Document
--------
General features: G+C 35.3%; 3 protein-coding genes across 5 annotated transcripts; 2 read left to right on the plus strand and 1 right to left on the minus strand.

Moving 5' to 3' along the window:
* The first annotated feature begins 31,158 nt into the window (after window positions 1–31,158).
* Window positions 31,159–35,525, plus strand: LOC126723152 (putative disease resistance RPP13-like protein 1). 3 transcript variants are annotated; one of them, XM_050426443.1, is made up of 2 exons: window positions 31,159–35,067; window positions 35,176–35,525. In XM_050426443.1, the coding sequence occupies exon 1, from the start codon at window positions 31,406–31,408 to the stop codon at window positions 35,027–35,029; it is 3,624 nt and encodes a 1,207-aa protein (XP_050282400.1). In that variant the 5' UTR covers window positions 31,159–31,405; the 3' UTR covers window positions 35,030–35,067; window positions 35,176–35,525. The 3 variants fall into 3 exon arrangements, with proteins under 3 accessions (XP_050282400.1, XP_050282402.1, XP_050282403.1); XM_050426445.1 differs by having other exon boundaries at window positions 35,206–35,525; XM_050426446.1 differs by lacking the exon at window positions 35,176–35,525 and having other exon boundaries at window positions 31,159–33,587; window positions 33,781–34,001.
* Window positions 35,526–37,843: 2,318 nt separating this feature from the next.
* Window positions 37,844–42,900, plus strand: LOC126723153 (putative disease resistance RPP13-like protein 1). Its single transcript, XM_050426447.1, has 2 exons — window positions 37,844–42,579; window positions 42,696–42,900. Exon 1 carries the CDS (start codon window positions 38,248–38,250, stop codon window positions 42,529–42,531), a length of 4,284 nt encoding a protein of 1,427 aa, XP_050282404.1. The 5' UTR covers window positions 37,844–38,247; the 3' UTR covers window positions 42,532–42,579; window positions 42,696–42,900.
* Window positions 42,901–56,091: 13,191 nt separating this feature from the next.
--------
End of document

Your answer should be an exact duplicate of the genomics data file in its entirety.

General features: G+C 35.3%; 3 protein-coding genes across 5 annotated transcripts; 2 read left to right on the plus strand and 1 right to left on the minus strand.

Moving 5' to 3' along the window:
* The first annotated feature begins 31,158 nt into the window (after window positions 1–31,158).
* Window positions 31,159–35,525, plus strand: LOC126723152 (putative disease resistance RPP13-like protein 1). 3 transcript variants are annotated; one of them, XM_050426443.1, is made up of 2 exons: window positions 31,159–35,067; window positions 35,176–35,525. In XM_050426443.1, the coding sequence occupies exon 1, from the start codon at window positions 31,406–31,408 to the stop codon at window positions 35,027–35,029; it is 3,624 nt and encodes a 1,207-aa protein (XP_050282400.1). In that variant the 5' UTR covers window positions 31,159–31,405; the 3' UTR covers window positions 35,030–35,067; window positions 35,176–35,525. The 3 variants fall into 3 exon arrangements, with proteins under 3 accessions (XP_050282400.1, XP_050282402.1, XP_050282403.1); XM_050426445.1 differs by having other exon boundaries at window positions 35,206–35,525; XM_050426446.1 differs by lacking the exon at window positions 35,176–35,525 and having other exon boundaries at window positions 31,159–33,587; window positions 33,781–34,001.
* Window positions 35,526–37,843: 2,318 nt separating this feature from the next.
* Window positions 37,844–42,900, plus strand: LOC126723153 (putative disease resistance RPP13-like protein 1). Its single transcript, XM_050426447.1, has 2 exons — window positions 37,844–42,579; window positions 42,696–42,900. Exon 1 carries the CDS (start codon window positions 38,248–38,250, stop codon window positions 42,529–42,531), a length of 4,284 nt encoding a protein of 1,427 aa, XP_050282404.1. The 5' UTR covers window positions 37,844–38,247; the 3' UTR covers window positions 42,532–42,579; window positions 42,696–42,900.
* Window positions 42,901–56,091: 13,191 nt separating this feature from the next.